March 14, 2024

Getting the Words Right: A Glossary of Climate Terms

Climate change: Major changes in temperature, precipitation, winds, storms, and other weather patterns over a period of several decades or longer. (Source: Environmental Protection Agency)

As preservationists our work intersects with a variety of different industries and fields, and one of the hardest things is making sure you are speaking the same language. In the area of climate change, sometimes it is hard to remember the difference between mitigation and adaptation, or even know what acronyms like COP, LCA, or EUI mean.

But you are not alone! To get you started in understanding some of the key terms in the field of climate change we've put together a list of commonly used phrases and terms. While not comprehensive, it should provide you the confidence you need as we work to show how historic preservation is climate action.

Annapolis flooded

photo by: Amy E. McGovern

View of downtown Annapolis after a flood in the 2000s. Rising tides and sea-levels caused by climate change are threatening historic properties all across the United States.

Adaptation: Taking action to prepare for, and adjust to, current and projected impacts of climate change.

Avoided Impacts: Carbon emissions and other impacts that are avoided when a building is reused rather than replaced with a comparable new structure.

Benchmarking ordinances: Policies that require building owners to measure, report, and disclose annual building energy use.

Building performance standards: Outcome-based policies and laws aimed at reducing energy use and/or carbon emissions from existing buildings to meet defined performance targets.

Carbon budget: The maximum cumulative amount of carbon dioxide that can be emitted without causing global average temperatures to increase beyond defined targets (1.5°C and 2.0°C). Exceeding these targets would greatly increase the risk of catastrophic and irreversible climate impacts.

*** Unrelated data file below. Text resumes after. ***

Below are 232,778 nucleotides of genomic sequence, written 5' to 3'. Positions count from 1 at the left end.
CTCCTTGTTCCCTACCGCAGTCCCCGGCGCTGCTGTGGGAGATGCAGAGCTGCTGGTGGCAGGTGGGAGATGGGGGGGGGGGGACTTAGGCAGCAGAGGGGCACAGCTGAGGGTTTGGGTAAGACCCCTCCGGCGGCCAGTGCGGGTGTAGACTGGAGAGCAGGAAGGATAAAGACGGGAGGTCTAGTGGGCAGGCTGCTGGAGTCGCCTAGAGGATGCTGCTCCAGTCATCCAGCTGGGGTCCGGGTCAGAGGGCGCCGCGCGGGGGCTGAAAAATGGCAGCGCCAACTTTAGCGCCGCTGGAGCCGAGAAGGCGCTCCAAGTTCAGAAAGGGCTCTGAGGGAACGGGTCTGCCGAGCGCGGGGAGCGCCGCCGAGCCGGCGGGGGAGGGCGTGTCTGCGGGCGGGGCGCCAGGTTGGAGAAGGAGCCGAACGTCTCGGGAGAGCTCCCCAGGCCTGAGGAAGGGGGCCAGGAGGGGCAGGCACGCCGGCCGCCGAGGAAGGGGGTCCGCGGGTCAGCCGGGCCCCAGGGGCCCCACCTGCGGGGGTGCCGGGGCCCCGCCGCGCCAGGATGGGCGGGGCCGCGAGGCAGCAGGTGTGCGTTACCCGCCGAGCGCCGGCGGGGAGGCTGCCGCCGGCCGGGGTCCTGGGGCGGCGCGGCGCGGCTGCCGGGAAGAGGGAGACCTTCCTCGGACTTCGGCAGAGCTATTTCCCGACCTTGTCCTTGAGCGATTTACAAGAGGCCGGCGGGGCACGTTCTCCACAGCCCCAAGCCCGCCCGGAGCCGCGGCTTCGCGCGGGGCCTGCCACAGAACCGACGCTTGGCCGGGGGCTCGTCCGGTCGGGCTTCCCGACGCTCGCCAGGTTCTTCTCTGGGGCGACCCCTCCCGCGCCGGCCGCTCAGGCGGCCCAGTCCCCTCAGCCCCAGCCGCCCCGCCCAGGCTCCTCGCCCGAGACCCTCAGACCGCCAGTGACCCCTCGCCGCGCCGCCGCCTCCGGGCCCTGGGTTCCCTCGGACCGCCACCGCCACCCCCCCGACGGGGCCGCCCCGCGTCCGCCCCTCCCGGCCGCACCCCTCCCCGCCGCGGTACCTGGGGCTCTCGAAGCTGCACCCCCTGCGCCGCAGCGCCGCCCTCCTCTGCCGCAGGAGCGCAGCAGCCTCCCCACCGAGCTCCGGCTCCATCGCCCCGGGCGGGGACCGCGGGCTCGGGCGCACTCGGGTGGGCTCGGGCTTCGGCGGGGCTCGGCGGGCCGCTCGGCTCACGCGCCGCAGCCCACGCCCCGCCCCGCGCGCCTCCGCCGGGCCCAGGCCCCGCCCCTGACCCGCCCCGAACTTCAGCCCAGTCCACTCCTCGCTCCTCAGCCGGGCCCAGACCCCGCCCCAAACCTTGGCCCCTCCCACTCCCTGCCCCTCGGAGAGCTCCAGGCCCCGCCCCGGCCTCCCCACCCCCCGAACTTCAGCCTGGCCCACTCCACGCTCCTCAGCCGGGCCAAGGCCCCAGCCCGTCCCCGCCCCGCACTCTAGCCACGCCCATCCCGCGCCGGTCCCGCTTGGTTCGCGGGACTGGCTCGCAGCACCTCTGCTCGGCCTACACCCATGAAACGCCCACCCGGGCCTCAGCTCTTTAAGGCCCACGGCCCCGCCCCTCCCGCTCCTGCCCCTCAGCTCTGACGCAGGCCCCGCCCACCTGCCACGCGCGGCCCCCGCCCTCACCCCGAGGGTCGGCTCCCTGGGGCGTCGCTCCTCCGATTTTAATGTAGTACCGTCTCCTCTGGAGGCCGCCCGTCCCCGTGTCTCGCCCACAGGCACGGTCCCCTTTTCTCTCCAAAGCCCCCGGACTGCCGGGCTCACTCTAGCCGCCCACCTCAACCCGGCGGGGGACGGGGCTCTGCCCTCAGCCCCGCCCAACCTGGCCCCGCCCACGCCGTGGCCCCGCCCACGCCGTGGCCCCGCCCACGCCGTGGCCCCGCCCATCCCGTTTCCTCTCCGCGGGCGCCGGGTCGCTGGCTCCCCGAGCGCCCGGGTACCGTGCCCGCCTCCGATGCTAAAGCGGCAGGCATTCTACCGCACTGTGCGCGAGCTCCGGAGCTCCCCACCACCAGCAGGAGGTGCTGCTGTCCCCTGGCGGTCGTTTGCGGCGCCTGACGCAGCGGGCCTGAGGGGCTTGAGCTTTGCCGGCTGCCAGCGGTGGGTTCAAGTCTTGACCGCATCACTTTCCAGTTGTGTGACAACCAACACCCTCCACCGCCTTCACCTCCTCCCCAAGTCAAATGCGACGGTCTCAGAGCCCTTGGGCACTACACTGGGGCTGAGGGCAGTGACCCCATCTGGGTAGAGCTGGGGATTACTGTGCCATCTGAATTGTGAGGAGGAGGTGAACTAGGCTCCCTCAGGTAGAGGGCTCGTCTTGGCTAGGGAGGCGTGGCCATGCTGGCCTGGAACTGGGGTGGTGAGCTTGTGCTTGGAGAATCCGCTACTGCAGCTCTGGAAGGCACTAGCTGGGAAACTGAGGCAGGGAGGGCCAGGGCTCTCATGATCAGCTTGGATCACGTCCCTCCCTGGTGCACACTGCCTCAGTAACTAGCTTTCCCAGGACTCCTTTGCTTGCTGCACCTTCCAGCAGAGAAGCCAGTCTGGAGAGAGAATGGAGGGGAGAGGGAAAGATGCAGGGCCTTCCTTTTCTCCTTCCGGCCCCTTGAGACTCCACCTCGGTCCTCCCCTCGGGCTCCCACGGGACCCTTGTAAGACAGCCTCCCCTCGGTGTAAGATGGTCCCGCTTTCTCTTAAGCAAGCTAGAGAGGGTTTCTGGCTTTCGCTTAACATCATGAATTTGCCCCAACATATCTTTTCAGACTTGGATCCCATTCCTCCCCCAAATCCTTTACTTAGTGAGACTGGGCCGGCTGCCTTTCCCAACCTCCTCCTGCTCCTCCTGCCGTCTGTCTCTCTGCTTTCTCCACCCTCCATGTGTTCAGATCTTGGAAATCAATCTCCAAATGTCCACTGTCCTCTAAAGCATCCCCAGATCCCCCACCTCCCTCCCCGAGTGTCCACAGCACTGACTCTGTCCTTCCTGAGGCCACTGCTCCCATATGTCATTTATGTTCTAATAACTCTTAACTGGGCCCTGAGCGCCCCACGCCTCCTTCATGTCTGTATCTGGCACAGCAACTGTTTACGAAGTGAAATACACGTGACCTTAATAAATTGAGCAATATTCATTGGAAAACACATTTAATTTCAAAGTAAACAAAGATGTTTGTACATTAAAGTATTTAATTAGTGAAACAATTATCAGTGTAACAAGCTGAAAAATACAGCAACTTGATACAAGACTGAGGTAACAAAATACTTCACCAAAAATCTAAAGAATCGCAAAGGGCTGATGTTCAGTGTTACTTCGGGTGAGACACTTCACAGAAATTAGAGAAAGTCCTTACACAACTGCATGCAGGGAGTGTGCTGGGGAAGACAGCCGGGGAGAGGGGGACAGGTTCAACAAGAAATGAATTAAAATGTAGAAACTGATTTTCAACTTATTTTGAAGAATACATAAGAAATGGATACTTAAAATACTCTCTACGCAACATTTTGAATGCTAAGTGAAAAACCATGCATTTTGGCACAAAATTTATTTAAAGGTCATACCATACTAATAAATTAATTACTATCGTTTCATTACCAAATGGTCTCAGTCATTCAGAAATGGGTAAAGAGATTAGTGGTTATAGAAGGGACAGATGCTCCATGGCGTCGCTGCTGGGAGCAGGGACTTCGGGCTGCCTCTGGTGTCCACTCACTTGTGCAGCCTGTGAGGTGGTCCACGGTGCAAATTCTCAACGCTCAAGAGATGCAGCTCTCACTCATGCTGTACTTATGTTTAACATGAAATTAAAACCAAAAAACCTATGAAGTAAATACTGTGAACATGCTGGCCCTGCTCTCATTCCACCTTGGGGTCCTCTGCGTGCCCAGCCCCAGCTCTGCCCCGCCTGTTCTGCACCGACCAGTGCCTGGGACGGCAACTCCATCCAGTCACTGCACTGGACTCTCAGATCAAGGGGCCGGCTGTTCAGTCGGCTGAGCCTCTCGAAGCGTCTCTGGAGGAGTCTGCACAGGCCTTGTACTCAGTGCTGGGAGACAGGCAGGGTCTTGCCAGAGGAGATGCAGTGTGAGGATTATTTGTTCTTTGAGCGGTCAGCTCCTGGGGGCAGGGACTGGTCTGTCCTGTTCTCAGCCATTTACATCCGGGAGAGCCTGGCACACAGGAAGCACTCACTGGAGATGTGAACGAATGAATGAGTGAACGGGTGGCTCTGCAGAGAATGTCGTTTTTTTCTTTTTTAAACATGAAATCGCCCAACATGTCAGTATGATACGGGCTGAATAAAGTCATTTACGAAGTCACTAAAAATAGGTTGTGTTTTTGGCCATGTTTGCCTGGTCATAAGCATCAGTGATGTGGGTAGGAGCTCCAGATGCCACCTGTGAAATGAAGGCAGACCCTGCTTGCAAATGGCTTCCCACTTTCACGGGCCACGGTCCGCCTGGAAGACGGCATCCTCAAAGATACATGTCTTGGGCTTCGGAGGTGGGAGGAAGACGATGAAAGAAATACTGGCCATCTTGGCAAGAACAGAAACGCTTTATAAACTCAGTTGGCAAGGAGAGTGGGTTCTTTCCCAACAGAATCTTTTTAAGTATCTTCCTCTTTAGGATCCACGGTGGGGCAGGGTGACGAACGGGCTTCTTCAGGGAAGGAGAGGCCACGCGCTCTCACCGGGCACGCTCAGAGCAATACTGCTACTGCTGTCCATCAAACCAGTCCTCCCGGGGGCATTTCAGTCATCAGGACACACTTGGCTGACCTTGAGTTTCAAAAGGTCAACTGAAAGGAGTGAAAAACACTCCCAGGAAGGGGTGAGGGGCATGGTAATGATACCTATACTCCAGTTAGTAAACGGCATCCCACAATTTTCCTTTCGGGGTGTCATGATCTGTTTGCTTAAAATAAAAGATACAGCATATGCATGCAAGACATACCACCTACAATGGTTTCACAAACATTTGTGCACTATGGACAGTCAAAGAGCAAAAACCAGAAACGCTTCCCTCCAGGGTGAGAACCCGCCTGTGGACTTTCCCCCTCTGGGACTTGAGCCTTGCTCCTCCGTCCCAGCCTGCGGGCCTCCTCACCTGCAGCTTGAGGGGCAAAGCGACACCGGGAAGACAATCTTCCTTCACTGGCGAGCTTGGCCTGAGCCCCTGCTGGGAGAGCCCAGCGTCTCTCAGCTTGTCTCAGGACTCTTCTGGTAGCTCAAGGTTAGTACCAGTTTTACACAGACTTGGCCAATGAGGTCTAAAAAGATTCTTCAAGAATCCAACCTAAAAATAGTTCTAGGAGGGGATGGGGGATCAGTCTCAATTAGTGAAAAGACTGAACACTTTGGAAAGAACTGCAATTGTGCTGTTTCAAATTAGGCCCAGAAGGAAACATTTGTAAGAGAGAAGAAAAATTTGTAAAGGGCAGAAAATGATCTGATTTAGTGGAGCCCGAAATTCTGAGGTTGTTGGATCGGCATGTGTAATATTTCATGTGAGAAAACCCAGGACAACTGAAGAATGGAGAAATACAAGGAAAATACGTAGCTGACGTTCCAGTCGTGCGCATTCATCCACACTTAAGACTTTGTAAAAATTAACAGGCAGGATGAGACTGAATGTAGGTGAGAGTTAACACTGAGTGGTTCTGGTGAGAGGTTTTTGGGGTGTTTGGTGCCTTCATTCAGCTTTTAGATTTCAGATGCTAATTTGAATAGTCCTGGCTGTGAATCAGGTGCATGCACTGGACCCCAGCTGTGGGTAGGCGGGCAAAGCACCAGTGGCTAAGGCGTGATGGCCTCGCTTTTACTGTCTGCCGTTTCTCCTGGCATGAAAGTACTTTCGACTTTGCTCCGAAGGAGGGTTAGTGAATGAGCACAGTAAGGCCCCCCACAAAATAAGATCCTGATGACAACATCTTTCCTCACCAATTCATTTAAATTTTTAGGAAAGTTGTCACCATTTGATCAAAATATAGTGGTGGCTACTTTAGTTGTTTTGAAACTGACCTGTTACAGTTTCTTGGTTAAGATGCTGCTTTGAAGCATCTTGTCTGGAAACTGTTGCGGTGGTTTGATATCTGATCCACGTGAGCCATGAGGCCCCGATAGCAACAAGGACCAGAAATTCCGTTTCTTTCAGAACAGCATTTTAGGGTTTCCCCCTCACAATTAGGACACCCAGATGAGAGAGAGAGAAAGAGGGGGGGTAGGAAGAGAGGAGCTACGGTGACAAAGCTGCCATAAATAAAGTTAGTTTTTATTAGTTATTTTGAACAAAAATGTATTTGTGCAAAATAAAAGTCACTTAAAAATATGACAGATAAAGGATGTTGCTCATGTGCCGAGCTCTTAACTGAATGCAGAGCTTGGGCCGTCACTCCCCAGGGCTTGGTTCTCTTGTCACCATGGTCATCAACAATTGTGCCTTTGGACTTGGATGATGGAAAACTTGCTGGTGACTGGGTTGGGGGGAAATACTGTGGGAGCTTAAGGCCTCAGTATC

Climate justice: Many of the people and places most impacted by climate change are least responsible for causing these changes. Climate justice seeks to address the causes of climate change while also addressing its inequitable economic, social, environmental, and public health impacts.

COP (Conference of the Parties): An international climate meeting held each year by the United Nations, bringing together countries that have joined (or are “party to”) the U.N. Framework Convention on Climate Change (UNFCCC). The first COP was held in Berlin, Germany in 1995. COP28 was held in Dubai, United Arab Emirates in 2023.

Decarbonization: Actions to reduce and eliminate carbon emissions from building construction and operations. This includes switching from oil and gas to all-electric systems that are powered by renewable energy sources and reducing the use of high carbon building materials for construction, rehabilitation, and maintenance.

Deconstruction: The process of dismantling a structure to maximize the recovery of reusable material. Sometimes called “construction in reverse” or “unbuilding,” deconstruction removes a building by selective disassembly of structural and non-structural building components and involves skilled labor rather than mechanical means such as bulldozers and wrecking balls. (Source:

Embodied carbon emissions: In the building industry, embodied carbon refers to the greenhouse gas emissions created as part of the manufacturing, transportation, installation, maintenance, and disposal of building materials. (Source: Carbon Leadership Forum)

Energy Star: A voluntary program that measures the consumption of energy and water in buildings, as well as carbon emissions. Energy Star Portfolio Manager is a tool used by government agencies and property managers to track building performance over time using utility data. (Source:

EUI (Energy Use Intensity): A measure of the energy used to operate buildings. Similar to miles-per-gallon figures used to track vehicle efficiency, EUI refers to the annual amount of energy used (measured in British Thermal Units or BTUs), divided by the square footage of the space. Buildings with low EUI ratings are more energy efficient.

GGRF (Greenhouse Gas Reduction Fund): A $27 billion fund created through the federal Inflation Reduction Act to support investments that reduce energy consumption and lower carbon emissions, including the reuse and retrofitting of older buildings. (Source: Environmental Protection Agency)